Asian shares rose Monday, cheered by a rally on Wall Street as a grim jobs report signaled to investors that interest rates will likely stay low. The regional gains are coming despite a recent surge in coronavirus infections in Asia . In Japan, worries are growing about tens of thousands of athletes and officials entering the country for the Tokyo Olympics, set to open in July. Many will be from countries where people have been vaccinated, while the rollout has been extremely slow in Japan, with about 3% of the population inoculated so far.

That all comes against the backdrop of the highly transmissible Delta Covid mutation, which has sent infections around the world surging and forced several countries to reimpose lockdowns and other containment measures.

Among them is China, where a new outbreak has spooked traders just weeks after officials had appeared to have brought another under control. The new flare-up has led to concerns that the world's number two economy and key driver of world growth, which was already stuttering, could suffer further.

And while September is considered by analysts to be the weakest month for investing, the past week has been particularly bad for Hong Kong, where tech firms fell on more regulatory oversight and Macau-based casinos were strafed by plans for a government crackdown.

Some of the gambling industry's biggest names -- including Sands and Wynn -- were skittled by Macau government proposals to tighten its grip on the sector, wiping billions of dollars off their values on concerns that a golden era of money-making could be over.

Asian markets slip again as US data fails to temper recovery worries

  Asian markets slip again as US data fails to temper recovery worries Asian markets sank again Wednesday, tracking another sell-off on Wall Street, as figures indicating US consumer inflation slowed last month were unable to overcome concerns about the impact of the Delta variant on the global recovery outlook. Data Tuesday showing US consumer prices rose last month at a slower pace than expected soothed concerns that inflation could force the Fed to begin winding down its market-supporting policies earlier than thought.The reading had taken on particular importance after producer prices -- what firms pay at the factory gate -- hit a record high in August owing to rising demand and tighter supplies.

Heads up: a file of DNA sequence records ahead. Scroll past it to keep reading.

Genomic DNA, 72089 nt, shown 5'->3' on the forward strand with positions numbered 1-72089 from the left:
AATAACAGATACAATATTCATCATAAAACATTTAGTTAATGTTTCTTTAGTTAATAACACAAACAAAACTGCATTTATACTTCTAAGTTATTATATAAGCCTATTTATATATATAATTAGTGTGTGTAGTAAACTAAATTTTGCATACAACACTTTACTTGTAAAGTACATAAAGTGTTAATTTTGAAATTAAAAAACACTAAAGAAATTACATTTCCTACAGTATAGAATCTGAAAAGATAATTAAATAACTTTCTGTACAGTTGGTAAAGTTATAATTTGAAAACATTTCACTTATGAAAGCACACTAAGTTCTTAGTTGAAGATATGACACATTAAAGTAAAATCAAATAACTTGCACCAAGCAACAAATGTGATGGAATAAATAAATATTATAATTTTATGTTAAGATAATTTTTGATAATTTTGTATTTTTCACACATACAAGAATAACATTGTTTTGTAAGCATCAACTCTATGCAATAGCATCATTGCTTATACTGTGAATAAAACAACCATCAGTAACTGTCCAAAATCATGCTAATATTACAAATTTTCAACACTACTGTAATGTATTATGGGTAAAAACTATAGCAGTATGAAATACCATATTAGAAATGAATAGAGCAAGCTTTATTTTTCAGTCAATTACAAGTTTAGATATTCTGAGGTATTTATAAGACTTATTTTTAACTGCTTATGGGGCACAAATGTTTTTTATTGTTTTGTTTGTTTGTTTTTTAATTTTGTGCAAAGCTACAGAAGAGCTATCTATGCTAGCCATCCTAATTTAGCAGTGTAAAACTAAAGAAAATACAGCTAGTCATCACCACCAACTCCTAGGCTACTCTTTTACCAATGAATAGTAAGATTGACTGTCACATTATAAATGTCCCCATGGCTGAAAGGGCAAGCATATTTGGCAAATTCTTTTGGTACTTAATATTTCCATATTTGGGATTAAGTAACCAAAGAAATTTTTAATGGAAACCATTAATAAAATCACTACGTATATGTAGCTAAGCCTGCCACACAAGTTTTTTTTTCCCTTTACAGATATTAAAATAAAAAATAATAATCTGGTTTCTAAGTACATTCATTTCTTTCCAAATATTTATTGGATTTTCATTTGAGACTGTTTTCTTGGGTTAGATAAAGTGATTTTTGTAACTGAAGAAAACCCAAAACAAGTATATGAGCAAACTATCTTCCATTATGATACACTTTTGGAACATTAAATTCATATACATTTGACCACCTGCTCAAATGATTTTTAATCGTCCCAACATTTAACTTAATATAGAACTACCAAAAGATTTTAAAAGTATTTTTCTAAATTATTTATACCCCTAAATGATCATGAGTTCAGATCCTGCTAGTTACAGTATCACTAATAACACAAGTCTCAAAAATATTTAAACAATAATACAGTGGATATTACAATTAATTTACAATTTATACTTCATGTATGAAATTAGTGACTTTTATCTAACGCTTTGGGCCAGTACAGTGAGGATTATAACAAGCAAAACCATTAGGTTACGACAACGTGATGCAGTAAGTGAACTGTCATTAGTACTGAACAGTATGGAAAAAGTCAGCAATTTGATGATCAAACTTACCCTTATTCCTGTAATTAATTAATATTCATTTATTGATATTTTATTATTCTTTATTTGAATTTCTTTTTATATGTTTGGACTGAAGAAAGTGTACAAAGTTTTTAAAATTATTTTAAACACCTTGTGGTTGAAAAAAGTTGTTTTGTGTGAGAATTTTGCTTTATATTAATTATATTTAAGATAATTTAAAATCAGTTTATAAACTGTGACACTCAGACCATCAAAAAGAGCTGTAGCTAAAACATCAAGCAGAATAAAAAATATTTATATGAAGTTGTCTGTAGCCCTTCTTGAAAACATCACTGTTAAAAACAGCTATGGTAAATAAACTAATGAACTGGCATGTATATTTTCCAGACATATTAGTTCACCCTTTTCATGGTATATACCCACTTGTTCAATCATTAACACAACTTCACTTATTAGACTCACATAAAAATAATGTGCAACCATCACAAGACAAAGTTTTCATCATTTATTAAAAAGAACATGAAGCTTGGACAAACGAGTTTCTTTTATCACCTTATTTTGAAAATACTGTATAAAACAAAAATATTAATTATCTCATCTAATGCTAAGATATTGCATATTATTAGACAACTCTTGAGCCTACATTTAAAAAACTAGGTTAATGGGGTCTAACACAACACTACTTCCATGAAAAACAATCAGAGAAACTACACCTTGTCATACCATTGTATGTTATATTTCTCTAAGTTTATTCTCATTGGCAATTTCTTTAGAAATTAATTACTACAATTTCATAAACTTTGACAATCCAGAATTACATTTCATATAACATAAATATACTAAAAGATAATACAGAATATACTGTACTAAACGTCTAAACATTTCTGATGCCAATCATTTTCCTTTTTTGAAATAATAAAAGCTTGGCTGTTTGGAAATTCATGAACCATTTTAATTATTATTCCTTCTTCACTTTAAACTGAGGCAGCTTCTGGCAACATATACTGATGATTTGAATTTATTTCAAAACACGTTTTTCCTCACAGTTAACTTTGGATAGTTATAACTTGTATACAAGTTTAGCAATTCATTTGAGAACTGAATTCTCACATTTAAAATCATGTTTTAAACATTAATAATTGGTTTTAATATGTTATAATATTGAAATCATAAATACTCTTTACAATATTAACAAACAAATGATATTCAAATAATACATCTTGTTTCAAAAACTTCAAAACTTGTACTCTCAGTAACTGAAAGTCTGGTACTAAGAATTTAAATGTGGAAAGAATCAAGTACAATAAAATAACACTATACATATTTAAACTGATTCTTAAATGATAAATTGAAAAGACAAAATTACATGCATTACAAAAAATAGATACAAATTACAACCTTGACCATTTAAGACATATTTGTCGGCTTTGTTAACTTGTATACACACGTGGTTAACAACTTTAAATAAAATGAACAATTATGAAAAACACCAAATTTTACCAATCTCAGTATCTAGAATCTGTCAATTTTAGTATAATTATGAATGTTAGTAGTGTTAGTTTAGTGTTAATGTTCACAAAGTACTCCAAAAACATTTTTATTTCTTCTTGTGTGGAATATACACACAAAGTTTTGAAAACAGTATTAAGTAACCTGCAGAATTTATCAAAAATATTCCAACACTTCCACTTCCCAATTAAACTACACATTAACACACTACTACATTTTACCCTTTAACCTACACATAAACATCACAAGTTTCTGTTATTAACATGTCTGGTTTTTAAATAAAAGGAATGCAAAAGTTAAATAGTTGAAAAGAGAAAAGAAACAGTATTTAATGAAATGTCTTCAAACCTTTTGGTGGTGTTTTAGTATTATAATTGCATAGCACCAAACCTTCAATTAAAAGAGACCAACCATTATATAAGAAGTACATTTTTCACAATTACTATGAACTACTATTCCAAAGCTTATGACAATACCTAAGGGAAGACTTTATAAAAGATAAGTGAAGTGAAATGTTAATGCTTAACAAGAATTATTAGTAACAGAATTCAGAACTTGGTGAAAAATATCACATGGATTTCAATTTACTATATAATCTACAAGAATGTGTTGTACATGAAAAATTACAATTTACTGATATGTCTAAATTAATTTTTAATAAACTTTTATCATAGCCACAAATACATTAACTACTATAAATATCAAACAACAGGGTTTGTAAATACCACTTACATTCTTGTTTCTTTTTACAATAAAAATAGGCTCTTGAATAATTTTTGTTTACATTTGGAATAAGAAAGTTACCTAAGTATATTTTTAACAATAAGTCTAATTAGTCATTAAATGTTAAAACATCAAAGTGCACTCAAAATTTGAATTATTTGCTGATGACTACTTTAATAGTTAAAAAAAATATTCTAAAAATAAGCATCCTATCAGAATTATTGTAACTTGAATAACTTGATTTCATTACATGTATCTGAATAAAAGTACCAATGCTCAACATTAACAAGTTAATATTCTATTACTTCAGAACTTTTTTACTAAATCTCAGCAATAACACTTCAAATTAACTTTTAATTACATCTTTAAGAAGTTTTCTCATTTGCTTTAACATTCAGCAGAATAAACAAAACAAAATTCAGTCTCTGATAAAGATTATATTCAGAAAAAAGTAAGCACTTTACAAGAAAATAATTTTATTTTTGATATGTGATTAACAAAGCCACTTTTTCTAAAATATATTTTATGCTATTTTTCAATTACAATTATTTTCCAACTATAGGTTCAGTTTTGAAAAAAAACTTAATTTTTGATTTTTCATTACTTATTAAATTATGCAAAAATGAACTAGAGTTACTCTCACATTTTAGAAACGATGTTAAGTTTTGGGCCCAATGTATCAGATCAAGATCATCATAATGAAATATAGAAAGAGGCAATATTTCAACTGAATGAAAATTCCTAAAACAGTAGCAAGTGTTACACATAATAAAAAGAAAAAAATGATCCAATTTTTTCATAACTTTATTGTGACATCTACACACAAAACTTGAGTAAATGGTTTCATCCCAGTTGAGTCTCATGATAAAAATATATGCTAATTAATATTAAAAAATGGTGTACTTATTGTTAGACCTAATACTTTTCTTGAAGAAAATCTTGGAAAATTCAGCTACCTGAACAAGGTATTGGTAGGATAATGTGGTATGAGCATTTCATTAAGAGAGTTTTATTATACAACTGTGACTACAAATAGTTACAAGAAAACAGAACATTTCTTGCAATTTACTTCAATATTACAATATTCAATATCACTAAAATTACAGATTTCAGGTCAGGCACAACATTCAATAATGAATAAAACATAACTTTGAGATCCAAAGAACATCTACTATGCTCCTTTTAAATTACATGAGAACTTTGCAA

Asian markets mostly rose Monday after a big miss on US jobs creation last month fuelled optimism that the Federal Reserve will hold fire on tapering its massive financial support programme, while Tokyo extended last week 's rally on hopes for more economic stimulus. New Zealand had tried for years to deport the knife-wielding militant who wounded seven people at a mall in Auckland last week , the government said after it released more details on the attacker following the lifting of a court suppression order.

(RTTNews) - Asian stock markets are trading mostly lower on Thursday, ignoring the broadly positive cues overnight from Wall Street, amid weak eco Asian markets closed mostly lower on Wednesday. The Australian stock market is significantly higher on Thursday, recouping the losses in the previous session, with the benchmark S&P/ASX 200 just below the 7,500 level, following the broadly positive cues overnight from Wall Street, led by strong gains in the energy sector as crude oil prices rose sharply, even as traders remain concerned about the worsening domestic coronavirus situation

Still, Hong Kong squeezed out small gains on Friday, with casinos and tech seeing tentative advances, while Shanghai, Seoul, Wellington, Taipei, Manila and Jakarta were also up.

Tokyo resumed its recent advances as the ruling party started a leadership election to determine Japan's next prime minister, with hopes that the winner will push through a new massive stimulus package.


Video: S&P dips as rising yields offset strong retail data (Reuters)

The general consensus is that the world economy will eventually rebound from the pandemic crisis, and equities will extend gains this year, but some observers are growing cautious.

"Investors just should be prepared for the fact that returns are much more likely to be muted over the next five years than what we've really benefited (from) and enjoyed over the last five," Jim McDonald, of Northern Trust Bank, told Bloomberg Television.

- Key figures around 0230 GMT -

Tokyo - Nikkei 225: UP 0.5 percent at 30,485.11 (break)

Hong Kong - Hang Seng Index: UP 0.5 percent at 24,794.02

Shanghai - Composite: UP 0.3 percent at 3,618.96

Dollar/yen: UP at 109.88 yen from 109.71 yen at 2050 GMT

Euro/dollar: DOWN at $1.1764 from $1.1773

Pound/dollar: DOWN at $1.3789 from $1.3798

Euro/pound: UP at 85.32 pence from 85.29 pence

West Texas Intermediate: DOWN 0.2 at $72.48 per barrel

Brent North Sea crude: UP 0.2 percent at $75.54 per barrel

New York - Dow: DOWN 0.2 percent at 34,751.32 (close)

London - FTSE 100: UP 0.2 percent at 7,027.48 (close)

dan/jah